Algorithms are increasingly used to make everyday decisions about our lives. Could they help the police reduce crime, asks David Edmonds.
In July 2013, a 44-year-old man, Bijan Ebrahimi, was punched and kicked to death in south Bristol. His killer, a neighbour, then poured white spirit over his body and set it alight on grass 100 yards from his home. Iranian-born Ebrahimi, who’d arrived in Britain over a decade earlier as a refugee, had been falsely accused by his killer of being a paedophile.
On 73 occasions, over an eight-year-period, Ebrahimi had reported to the police that he’d been the victim of racially motivated crimes.
His complaints went unheeded and a report into his murder concluded that both Bristol City Council and the police were guilty of institutional racism.
“That was really a turning point from a data perspective,” says Jonathan Dowey, who heads a small team of data analysts at Avon and Somerset Police. The question the force began to ask, he says, was: “Could we be smarter with our data?”
A Freedom of Information trawl by the civil liberties group Liberty recently discovered that at least 14 police forces in the United Kingdom have used, or are planning to use, algorithms – computer mathematical formulae – to tackle crime. It seems probable that within a few years almost all police forces will be using such methods.
After Ebrahimi’s murder, Avon and Somerset Police began to experiment with software to see whether it could help identify risks – risks from offenders, of course, but also risks to potential victims like Ebrahimi.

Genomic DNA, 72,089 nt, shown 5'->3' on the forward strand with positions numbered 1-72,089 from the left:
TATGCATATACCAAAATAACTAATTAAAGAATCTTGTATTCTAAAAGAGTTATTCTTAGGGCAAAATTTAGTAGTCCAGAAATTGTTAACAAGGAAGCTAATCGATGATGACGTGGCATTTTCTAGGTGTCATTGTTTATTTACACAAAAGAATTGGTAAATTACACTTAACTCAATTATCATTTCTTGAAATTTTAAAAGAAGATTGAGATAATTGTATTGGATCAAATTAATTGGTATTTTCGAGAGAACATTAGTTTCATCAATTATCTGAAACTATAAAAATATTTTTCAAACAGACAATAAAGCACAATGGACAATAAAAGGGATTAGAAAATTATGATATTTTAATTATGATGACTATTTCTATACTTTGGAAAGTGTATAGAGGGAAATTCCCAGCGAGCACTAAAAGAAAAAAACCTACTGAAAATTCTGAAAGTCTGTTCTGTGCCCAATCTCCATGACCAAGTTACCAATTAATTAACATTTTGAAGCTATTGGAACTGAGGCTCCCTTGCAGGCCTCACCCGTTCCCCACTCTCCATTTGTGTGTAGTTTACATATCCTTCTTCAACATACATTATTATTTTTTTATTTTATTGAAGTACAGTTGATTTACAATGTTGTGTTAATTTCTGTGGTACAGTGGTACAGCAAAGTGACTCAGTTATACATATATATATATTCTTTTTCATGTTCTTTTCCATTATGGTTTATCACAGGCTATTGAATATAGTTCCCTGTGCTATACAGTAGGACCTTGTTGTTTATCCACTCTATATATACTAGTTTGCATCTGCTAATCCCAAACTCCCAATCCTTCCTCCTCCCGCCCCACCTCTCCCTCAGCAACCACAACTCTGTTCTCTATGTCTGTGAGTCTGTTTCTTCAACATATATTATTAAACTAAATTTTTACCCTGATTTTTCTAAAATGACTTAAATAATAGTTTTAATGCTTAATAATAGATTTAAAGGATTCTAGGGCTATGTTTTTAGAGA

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Listen to David Edmonds’ documentary Can computer profiles cut crime? on BBC Radio 4’s Analysis at 20:30 on Monday 24 June
Humans are susceptible to all manner of biases. And unlike computers, they’re not good at spotting patterns – whether, for example, there have been multiple calls from the same address. When Avon and Somerset retrospectively ran a predictive model to see if the tragedy could have been averted, Ebrahimi’s address popped up as one of the top 10 raising concern.
Different police forces are trialling different algorithms. West Midlands uses software to spot patterns between crime and time of year, day of the week and time of the day that crimes are committed. West Yorkshire is working on a system to predict areas at high risk of crime.
Durham Police have been co-operating with Cambridge University in an initiative called Hart – the Harm Assessment Risk Tool. The aim has is to design an algorithm to help predict whether a person arrested for a crime is likely to reoffend or whether they are safe to return to the community. The algorithm allows police to use alternatives to costly and often unsuccessful prosecutions.